Atlas of the Anatomy of Dolphins and Whales is a detailed, fully illustrated atlas on the anatomy and morphology of toothed and whalebone whales. The book provides basic knowledge on anatomical structures, in particular, soft tissues, and functions as a standalone reference work for dissecting rooms and labs, and for those sampling stranded and by-caught dolphins in the field. As a companion and supplement to Anatomy of Dolphins: Insights into Body Structure and Function, this atlas will be of great interest to the scientific community, including veterinarians and biologists, as a book of reference. With a modern approach to dolphin anatomy and morphology, this atlas provides the extensive knowledge necessary to practitioners and theoretical scientists such as evolutionary biologists.
The conceptual clarity, precision, and comprehensive and updated display of the topographical anatomy of the body of cetaceans in the atlas support and illustrate the authors’ related work, serving as a comprehensive reference for those who are more specifically interested in the details of the anatomy and morphology of porpoises, dolphins and whales.
- Offers a single reference source and useful teaching tool for visualizing the integrated body and its components
- Functions as a helpful method for demonstrating the animal’s anatomy prior to dissection, and for teaching topographic and comparative anatomy
- Provides a unique and authoritative resource that explicitly relates the gross and microscopic anatomy of cetacean organs and tissues
- The prenatal development of dolphins is largely achieved
|Product dimensions:||8.25(w) x 11.69(h) x (d)|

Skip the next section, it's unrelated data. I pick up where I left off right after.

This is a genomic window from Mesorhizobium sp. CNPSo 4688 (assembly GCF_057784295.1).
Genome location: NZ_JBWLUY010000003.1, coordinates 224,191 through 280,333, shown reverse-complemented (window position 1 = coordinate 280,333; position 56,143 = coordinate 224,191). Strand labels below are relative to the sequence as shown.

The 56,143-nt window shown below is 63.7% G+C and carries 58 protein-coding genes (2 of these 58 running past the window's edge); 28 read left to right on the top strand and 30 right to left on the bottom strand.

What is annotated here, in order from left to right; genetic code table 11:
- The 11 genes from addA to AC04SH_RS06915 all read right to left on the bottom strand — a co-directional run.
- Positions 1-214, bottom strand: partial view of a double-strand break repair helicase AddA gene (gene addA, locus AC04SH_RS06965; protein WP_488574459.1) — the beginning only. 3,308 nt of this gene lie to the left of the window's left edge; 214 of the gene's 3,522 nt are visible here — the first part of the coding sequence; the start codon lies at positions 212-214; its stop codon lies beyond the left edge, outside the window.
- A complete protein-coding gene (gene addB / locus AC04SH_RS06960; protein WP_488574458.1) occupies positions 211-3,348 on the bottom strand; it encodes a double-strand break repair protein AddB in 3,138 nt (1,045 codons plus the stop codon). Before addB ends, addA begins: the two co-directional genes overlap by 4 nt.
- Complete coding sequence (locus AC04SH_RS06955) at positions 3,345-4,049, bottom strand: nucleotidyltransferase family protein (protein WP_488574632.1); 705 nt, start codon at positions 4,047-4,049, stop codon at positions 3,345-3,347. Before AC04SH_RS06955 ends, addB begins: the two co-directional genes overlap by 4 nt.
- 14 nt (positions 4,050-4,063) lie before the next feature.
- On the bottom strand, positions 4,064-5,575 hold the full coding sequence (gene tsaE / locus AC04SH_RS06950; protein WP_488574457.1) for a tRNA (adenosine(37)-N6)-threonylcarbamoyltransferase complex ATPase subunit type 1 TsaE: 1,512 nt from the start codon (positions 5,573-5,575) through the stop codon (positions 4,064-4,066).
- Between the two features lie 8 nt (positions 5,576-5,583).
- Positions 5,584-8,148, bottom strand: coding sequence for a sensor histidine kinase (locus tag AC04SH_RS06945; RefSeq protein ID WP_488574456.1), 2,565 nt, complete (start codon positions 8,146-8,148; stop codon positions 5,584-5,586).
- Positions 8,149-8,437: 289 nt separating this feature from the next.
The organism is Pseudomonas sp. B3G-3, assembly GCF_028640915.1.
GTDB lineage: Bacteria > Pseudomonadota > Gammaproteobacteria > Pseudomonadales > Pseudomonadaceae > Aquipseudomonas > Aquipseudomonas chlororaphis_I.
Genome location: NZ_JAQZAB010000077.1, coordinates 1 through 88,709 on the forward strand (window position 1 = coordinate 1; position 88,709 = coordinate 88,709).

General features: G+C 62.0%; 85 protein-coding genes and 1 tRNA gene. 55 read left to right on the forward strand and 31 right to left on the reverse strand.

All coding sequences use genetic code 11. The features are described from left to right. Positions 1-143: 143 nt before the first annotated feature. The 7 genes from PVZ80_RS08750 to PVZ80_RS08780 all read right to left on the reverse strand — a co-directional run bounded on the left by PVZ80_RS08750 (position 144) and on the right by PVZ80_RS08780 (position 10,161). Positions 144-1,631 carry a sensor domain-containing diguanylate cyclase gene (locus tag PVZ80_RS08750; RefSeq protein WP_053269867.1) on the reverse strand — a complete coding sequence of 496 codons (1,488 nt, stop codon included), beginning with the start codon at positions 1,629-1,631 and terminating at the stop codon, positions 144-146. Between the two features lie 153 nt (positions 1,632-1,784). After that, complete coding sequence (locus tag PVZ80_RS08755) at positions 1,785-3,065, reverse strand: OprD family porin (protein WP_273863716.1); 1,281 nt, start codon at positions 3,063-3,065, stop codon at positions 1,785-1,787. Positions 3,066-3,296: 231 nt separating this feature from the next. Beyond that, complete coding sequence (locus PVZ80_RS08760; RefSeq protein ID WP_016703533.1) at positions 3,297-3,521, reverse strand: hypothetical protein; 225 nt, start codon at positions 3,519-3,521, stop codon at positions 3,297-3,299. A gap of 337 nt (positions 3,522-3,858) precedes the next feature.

About the Author
Stefan Huggenberger studied in Cologne (Germany) and graduated with the diploma in Biology on morphological aspects of the harbor porpoise population in the Baltic Sea. Since 1999, he performed research on the echolocation system of toothed whales (Ph.D. in Biology). Next to several scientific articles he published chapters in German text books about whales and dolphins illustrated with high-quality graphic work. Current scientific projects focus on the neuroanatomy, and physiology of the auditory system in amphibians, rodents, and particularly toothed whales. In 2010, Dr. Huggenberger organized a marine mammal morphology workshop in Stralsund (Germany) which was the intellectual starting line of this book on The Anatomy of Dolphins.Helmut Oelschläger (Dr.rer.nat.) is a senior lecturer, senior scientist and professor in human anatomy. After studying biology and chemistry in Tübingen (Germany) he made his Ph.D. and habilitation in Frankfurt am Main. He received several scientific awards and organized two marine mammal workshops (Kyoto and Tokyo 2000, Frankfurt 2001). Prof. Oelschläger is an experienced morphologist and neurobiologist and received numerous grants. Scientific topics are: the terminal nerve, magnetic orientation in mammals and the structure of the mammalian head and nervous system (sensory organs, brainstem, neocortex, ontogenetic development). His main focus lies on the comparative neurobiology and the evolution of whales and dolphins.Bruno Cozzi obtained his degree in Veterinary Medicine (Dr. Med.Vet.) with honors in 1980 from the Faculty of Veterinary Medicine at the University of Milan (Italy) and his Ph.D. degree in 1993 from the Faculty of Health Sciences at the University of Copenhagen (Denmark). In 1999 he was appointed full professor of veterinary anatomy at the University of Padova (Italy).
His scientific production is focused mainly on comparative neuroendocrinology and neuroanatomy of large domestic herbivores, marine mammals, and man. In 2002 he founded the Mediterranean marine mammal tissue Bank.
Table of Contents
1. List of Species and List of Species Contents
3. Locomotory System
4. Respiratory System and Circulatory System, including Lymphatics Thymus and Spleen
5. Head and Sensory Systems
6. Nervous System
7. Body Control: Endocrine System and Peripheral Nervous System
8. Digestive System
9. Urinary and Genital System
10. Regional Anatomy Including Developmental Anatomy
11. References and Further Reading